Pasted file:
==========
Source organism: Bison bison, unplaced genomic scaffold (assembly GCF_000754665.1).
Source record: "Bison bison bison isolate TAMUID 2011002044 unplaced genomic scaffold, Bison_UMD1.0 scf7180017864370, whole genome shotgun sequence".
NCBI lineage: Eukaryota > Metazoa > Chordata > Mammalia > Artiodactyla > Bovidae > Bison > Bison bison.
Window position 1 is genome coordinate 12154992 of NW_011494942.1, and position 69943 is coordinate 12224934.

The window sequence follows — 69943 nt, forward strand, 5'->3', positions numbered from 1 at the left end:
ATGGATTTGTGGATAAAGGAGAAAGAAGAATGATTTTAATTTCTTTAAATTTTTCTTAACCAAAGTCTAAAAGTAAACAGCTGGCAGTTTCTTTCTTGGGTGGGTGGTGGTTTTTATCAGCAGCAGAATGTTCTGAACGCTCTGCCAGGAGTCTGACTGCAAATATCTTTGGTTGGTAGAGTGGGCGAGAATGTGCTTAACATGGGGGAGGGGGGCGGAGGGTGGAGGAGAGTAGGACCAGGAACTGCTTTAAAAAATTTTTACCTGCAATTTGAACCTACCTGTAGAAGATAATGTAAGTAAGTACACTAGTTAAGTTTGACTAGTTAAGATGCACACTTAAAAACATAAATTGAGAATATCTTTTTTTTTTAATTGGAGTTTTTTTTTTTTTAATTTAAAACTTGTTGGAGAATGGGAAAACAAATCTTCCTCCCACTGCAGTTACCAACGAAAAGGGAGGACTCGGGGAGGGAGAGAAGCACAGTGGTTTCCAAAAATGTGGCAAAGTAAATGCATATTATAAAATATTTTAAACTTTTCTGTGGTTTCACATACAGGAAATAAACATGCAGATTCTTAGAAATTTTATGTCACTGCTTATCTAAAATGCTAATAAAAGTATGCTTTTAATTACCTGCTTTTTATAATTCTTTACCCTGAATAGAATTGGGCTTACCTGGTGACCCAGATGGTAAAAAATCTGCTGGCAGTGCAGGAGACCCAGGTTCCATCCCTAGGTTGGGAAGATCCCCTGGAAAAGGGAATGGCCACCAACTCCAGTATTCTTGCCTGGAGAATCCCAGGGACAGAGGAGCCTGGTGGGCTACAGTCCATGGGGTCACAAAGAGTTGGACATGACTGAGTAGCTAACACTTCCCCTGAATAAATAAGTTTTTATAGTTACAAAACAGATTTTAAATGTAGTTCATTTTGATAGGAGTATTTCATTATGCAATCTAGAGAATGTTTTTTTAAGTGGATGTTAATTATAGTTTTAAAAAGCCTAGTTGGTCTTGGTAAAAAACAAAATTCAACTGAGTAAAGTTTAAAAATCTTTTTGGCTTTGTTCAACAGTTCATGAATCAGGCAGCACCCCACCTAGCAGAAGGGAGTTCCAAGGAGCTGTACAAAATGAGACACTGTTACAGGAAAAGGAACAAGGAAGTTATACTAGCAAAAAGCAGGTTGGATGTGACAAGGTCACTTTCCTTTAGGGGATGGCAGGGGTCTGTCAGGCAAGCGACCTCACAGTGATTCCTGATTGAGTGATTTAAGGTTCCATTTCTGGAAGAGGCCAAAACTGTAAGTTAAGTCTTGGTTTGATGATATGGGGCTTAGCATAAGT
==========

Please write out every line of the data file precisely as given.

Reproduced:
Source organism: Bison bison, unplaced genomic scaffold (assembly GCF_000754665.1).
Source record: "Bison bison bison isolate TAMUID 2011002044 unplaced genomic scaffold, Bison_UMD1.0 scf7180017864370, whole genome shotgun sequence".
NCBI lineage: Eukaryota > Metazoa > Chordata > Mammalia > Artiodactyla > Bovidae > Bison > Bison bison.
Window position 1 is genome coordinate 12154992 of NW_011494942.1, and position 69943 is coordinate 12224934.

The window sequence follows — 69943 nt, forward strand, 5'->3', positions numbered from 1 at the left end:
ATGGATTTGTGGATAAAGGAGAAAGAAGAATGATTTTAATTTCTTTAAATTTTTCTTAACCAAAGTCTAAAAGTAAACAGCTGGCAGTTTCTTTCTTGGGTGGGTGGTGGTTTTTATCAGCAGCAGAATGTTCTGAACGCTCTGCCAGGAGTCTGACTGCAAATATCTTTGGTTGGTAGAGTGGGCGAGAATGTGCTTAACATGGGGGAGGGGGGCGGAGGGTGGAGGAGAGTAGGACCAGGAACTGCTTTAAAAAATTTTTACCTGCAATTTGAACCTACCTGTAGAAGATAATGTAAGTAAGTACACTAGTTAAGTTTGACTAGTTAAGATGCACACTTAAAAACATAAATTGAGAATATCTTTTTTTTTTAATTGGAGTTTTTTTTTTTTTAATTTAAAACTTGTTGGAGAATGGGAAAACAAATCTTCCTCCCACTGCAGTTACCAACGAAAAGGGAGGACTCGGGGAGGGAGAGAAGCACAGTGGTTTCCAAAAATGTGGCAAAGTAAATGCATATTATAAAATATTTTAAACTTTTCTGTGGTTTCACATACAGGAAATAAACATGCAGATTCTTAGAAATTTTATGTCACTGCTTATCTAAAATGCTAATAAAAGTATGCTTTTAATTACCTGCTTTTTATAATTCTTTACCCTGAATAGAATTGGGCTTACCTGGTGACCCAGATGGTAAAAAATCTGCTGGCAGTGCAGGAGACCCAGGTTCCATCCCTAGGTTGGGAAGATCCCCTGGAAAAGGGAATGGCCACCAACTCCAGTATTCTTGCCTGGAGAATCCCAGGGACAGAGGAGCCTGGTGGGCTACAGTCCATGGGGTCACAAAGAGTTGGACATGACTGAGTAGCTAACACTTCCCCTGAATAAATAAGTTTTTATAGTTACAAAACAGATTTTAAATGTAGTTCATTTTGATAGGAGTATTTCATTATGCAATCTAGAGAATGTTTTTTTAAGTGGATGTTAATTATAGTTTTAAAAAGCCTAGTTGGTCTTGGTAAAAAACAAAATTCAACTGAGTAAAGTTTAAAAATCTTTTTGGCTTTGTTCAACAGTTCATGAATCAGGCAGCACCCCACCTAGCAGAAGGGAGTTCCAAGGAGCTGTACAAAATGAGACACTGTTACAGGAAAAGGAACAAGGAAGTTATACTAGCAAAAAGCAGGTTGGATGTGACAAGGTCACTTTCCTTTAGGGGATGGCAGGGGTCTGTCAGGCAAGCGACCTCACAGTGATTCCTGATTGAGTGATTTAAGGTTCCATTTCTGGAAGAGGCCAAAACTGTAAGTTAAGTCTTGGTTTGATGATATGGGGCTTAGCATAAGT